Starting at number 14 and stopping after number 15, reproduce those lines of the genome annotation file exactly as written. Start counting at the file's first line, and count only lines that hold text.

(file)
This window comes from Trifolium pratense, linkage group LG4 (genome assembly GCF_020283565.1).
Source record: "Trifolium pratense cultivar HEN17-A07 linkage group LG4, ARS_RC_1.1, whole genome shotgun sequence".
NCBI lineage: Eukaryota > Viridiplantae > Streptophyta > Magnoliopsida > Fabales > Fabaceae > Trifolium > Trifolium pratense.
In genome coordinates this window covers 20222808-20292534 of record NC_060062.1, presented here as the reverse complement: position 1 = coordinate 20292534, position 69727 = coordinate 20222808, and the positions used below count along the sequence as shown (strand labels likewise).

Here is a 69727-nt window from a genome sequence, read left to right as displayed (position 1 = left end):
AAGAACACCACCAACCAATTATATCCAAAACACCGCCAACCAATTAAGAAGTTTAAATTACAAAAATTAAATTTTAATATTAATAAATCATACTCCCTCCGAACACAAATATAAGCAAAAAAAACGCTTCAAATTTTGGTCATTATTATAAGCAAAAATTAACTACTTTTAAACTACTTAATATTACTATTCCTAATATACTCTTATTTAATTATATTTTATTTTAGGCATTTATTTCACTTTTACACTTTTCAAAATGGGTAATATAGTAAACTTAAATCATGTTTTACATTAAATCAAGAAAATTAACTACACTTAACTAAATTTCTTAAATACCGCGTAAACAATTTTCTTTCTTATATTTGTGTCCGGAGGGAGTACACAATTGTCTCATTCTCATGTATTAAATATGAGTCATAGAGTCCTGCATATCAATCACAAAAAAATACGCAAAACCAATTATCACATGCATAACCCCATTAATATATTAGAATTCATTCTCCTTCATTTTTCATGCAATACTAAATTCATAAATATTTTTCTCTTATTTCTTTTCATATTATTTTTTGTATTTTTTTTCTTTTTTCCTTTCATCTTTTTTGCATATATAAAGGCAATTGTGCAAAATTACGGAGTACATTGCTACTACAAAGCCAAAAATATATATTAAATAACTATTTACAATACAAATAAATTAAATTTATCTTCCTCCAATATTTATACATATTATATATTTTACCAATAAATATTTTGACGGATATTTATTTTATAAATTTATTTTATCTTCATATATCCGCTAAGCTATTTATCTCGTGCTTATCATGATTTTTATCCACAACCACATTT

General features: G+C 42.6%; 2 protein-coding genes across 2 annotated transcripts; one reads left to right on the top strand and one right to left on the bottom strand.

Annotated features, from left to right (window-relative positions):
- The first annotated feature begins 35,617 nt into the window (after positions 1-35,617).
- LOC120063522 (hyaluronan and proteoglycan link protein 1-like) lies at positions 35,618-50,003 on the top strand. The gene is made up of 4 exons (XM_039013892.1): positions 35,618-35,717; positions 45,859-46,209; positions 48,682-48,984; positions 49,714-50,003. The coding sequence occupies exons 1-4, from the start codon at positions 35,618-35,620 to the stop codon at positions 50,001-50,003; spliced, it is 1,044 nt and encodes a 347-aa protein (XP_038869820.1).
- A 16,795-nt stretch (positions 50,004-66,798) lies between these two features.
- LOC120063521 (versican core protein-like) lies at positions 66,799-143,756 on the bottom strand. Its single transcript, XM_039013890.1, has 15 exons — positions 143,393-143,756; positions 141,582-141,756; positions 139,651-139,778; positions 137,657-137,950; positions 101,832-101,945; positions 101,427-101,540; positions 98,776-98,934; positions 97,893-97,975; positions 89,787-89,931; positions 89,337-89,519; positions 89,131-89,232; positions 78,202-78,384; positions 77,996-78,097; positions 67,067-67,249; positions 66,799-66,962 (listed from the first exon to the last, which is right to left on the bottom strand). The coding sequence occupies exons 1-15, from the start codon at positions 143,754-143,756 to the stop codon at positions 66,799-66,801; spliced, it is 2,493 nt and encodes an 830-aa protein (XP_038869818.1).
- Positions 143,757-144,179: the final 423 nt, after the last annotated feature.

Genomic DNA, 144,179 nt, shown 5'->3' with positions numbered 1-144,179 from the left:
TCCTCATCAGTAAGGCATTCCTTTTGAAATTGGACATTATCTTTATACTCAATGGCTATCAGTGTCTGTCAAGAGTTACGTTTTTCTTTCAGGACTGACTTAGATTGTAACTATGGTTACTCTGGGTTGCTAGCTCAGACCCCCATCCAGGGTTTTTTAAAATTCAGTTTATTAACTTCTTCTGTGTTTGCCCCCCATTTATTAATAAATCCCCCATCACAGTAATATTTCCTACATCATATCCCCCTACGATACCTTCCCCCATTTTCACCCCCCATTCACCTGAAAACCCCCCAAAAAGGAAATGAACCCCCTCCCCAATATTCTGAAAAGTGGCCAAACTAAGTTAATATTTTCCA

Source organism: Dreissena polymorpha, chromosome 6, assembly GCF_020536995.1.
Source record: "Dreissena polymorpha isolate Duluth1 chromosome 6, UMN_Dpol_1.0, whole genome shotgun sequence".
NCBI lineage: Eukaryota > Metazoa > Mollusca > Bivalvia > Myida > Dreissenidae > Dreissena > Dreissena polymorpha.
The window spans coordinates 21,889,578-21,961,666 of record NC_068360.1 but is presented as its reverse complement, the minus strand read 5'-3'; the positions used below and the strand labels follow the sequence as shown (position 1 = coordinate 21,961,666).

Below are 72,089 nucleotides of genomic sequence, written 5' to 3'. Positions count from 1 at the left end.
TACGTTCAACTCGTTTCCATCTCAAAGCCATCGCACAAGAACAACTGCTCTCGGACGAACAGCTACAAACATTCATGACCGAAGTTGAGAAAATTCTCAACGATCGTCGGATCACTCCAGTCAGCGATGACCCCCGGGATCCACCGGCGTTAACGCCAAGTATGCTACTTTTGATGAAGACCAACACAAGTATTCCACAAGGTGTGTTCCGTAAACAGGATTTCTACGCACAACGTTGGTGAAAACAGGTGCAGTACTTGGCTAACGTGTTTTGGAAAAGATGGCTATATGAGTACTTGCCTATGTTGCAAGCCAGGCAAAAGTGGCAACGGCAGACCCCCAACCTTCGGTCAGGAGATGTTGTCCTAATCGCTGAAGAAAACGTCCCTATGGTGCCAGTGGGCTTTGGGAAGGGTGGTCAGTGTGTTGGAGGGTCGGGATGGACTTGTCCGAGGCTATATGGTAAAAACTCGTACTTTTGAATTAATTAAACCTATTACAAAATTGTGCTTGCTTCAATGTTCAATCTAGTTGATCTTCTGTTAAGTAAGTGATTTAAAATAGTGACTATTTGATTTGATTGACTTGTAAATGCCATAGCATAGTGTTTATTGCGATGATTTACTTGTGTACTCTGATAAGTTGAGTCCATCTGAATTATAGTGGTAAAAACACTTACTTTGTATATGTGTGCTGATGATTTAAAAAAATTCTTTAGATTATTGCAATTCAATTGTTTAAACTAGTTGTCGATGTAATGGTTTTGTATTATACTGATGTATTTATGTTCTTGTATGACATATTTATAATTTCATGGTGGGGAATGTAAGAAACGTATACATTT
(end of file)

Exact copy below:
Genomic DNA, 144,179 nt, shown 5'->3' with positions numbered 1-144,179 from the left:
TCCTCATCAGTAAGGCATTCCTTTTGAAATTGGACATTATCTTTATACTCAATGGCTATCAGTGTCTGTCAAGAGTTACGTTTTTCTTTCAGGACTGACTTAGATTGTAACTATGGTTACTCTGGGTTGCTAGCTCAGACCCCCATCCAGGGTTTTTTAAAATTCAGTTTATTAACTTCTTCTGTGTTTGCCCCCCATTTATTAATAAATCCCCCATCACAGTAATATTTCCTACATCATATCCCCCTACGATACCTTCCCCCATTTTCACCCCCCATTCACCTGAAAACCCCCCAAAAAGGAAATGAACCCCCTCCCCAATATTCTGAAAAGTGGCCAAACTAAGTTAATATTTTCCA